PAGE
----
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Cash markets Paid more from 1987-2000, Risk can be lowered!

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Murgen

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Here's a study that showed the cash market paid producers more from 1987-2000. Although risk can be lowered through Futures etc.

http://www.econ.iastate.edu/faculty/lawrence/Acrobat/ManagingCattlePriceRisk.pdf

What are the typical commisions paid in the US salebarns?
 

Jason

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Murgen how dare you!!!! I think you might have just proven why Pickett was overturned.

I like the very last comments, cash always returns the best profits, but placing puts protects you from the downside and keeps almost all the upside available.
 

Econ101

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Jason said:
Murgen how dare you!!!! I think you might have just proven why Pickett was overturned.

I like the very last comments, cash always returns the best profits, but placing puts protects you from the downside and keeps almost all the upside available.

Jason, you probably do not understand the econometric analysis that was done on the data. The analysis allows for movements of the markets. The question was never a question of movement of the markets. It was always a discrimination of the cash market compared to the captive supply. There is a big difference here. This is the reason that this argument is moot. Just because the market is on an upward trend and the captive supply is at a one week price lag or whatever it happens to be, does not necessarily mean that the cash will always be higher.

This evidence does suggest something very different than the conclusions drawn, however. If the cash market was higher during all of these times during certain periods, then it can be shown that another argument that SH and Agman makes is incorrect. SH and Agman argue that grid and formula pricing bring value and that is why they were higher paid. Of course this is disproved if over a long period of time this hypothesis is not proven.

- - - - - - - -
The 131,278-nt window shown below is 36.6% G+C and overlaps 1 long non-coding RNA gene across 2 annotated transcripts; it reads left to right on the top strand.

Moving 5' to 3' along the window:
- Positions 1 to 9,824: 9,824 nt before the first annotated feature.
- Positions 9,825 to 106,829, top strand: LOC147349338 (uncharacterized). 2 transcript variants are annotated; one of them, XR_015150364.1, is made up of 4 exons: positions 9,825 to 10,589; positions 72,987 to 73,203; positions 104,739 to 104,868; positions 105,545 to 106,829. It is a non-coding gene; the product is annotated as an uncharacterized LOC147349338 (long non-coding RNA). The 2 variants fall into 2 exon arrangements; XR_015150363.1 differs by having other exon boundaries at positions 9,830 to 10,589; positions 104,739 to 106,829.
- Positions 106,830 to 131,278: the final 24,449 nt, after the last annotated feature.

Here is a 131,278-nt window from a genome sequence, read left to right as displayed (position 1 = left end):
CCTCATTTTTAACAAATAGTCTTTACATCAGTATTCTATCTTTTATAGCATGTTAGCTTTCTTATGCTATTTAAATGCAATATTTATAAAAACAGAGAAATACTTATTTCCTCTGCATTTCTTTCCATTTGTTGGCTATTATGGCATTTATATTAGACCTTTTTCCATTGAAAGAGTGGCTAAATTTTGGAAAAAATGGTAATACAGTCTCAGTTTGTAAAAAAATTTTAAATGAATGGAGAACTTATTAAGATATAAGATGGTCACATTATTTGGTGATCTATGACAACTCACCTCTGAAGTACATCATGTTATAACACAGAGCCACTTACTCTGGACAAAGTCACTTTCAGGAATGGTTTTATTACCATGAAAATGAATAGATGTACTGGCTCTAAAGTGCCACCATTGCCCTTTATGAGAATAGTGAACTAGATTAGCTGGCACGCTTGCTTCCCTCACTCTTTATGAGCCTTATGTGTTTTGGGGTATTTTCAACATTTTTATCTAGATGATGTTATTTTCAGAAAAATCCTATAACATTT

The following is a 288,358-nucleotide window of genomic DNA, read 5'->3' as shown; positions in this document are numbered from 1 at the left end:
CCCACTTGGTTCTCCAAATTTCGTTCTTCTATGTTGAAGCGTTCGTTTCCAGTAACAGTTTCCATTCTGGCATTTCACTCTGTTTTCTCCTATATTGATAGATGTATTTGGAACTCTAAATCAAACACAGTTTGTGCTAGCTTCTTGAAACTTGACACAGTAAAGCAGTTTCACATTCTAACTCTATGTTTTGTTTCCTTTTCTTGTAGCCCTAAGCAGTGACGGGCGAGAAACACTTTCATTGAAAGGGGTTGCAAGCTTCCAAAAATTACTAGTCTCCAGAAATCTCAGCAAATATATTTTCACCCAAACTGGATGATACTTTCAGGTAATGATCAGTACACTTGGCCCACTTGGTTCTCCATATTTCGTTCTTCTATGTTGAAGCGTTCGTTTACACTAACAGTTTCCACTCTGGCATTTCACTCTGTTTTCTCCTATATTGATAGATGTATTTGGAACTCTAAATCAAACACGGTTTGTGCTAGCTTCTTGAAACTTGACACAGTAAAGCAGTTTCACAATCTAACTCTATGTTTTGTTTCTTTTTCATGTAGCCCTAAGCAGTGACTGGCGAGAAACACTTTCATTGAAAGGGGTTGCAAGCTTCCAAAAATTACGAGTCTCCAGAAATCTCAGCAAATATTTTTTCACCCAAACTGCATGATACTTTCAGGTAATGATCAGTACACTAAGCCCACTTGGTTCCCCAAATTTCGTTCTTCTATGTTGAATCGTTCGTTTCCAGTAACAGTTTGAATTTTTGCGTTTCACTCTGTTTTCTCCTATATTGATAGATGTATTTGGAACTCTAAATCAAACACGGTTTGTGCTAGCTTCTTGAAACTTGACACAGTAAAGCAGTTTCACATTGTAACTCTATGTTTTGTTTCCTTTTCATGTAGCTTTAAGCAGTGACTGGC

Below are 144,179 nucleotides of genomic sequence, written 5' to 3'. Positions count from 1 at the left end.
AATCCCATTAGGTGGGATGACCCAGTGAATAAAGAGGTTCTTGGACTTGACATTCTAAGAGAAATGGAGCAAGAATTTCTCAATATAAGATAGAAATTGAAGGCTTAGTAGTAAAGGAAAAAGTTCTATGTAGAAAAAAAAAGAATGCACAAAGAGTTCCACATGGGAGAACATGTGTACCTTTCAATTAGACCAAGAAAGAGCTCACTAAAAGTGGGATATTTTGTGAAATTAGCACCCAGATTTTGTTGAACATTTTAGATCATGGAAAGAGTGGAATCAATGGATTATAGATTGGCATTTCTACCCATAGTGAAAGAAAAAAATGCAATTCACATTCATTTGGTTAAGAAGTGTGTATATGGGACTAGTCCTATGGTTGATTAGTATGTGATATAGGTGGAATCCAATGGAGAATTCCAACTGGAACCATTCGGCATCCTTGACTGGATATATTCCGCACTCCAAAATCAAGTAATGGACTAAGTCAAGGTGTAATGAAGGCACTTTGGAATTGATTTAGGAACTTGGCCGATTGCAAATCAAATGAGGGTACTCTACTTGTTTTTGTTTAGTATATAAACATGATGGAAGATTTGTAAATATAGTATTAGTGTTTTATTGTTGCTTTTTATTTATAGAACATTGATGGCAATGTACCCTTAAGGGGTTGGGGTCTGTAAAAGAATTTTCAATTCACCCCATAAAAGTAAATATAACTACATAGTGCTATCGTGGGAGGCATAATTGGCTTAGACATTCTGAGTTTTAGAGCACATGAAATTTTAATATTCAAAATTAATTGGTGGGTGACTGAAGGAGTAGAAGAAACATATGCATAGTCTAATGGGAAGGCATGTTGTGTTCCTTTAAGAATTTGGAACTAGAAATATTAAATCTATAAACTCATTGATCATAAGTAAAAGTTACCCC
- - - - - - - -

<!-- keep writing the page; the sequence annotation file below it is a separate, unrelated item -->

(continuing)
There is a big difference in time periods being analyzed that makes a big difference in all of the arguments. ANYTIME there is a significant difference in the price of the cash market compared to captive supplies for the same product there is evidence of market manipulation. Whether this evidence is a statistically insignificant amount and could be written off as a market aberration (packers running through excess inventory) instead of a market manipulation movement depends on the duration of the sum of the differences in between the markets. As has been shown by RKaiser and others on this forum, boxed beef prices could be a factor in buying of cattle in the cash market but so is the inventory that the packers have. To the extent that packers are using their inventory to lower their cash price and hence their formula cattle and next week’s grid (captive supply) price, there is market manipulation. This market depression can be shown on rising or falling markets.

In the end, it is your choice to believe in whatever you want to believe. The 12 jurors believed Dr. Taylor and even Mike C. There has been no plausible explanation as to why Judge Strom overturned this jury verdict or why the appellate court did. In the case of the appellate court, the court made some very big mistakes in their brief. In addition to those mistakes (and these are material mistakes, not just little errors) they essentially legislated from the bench on their ruling and way overstepped the bounds of the judiciary. Why they did that needs to be investigated thoroughly. With the payoffs the packers are giving to members of the senate judiciary and they ties Arlen Specter has to packer interests, there are some serious questions to be raised about the integrity of the U.S. court system.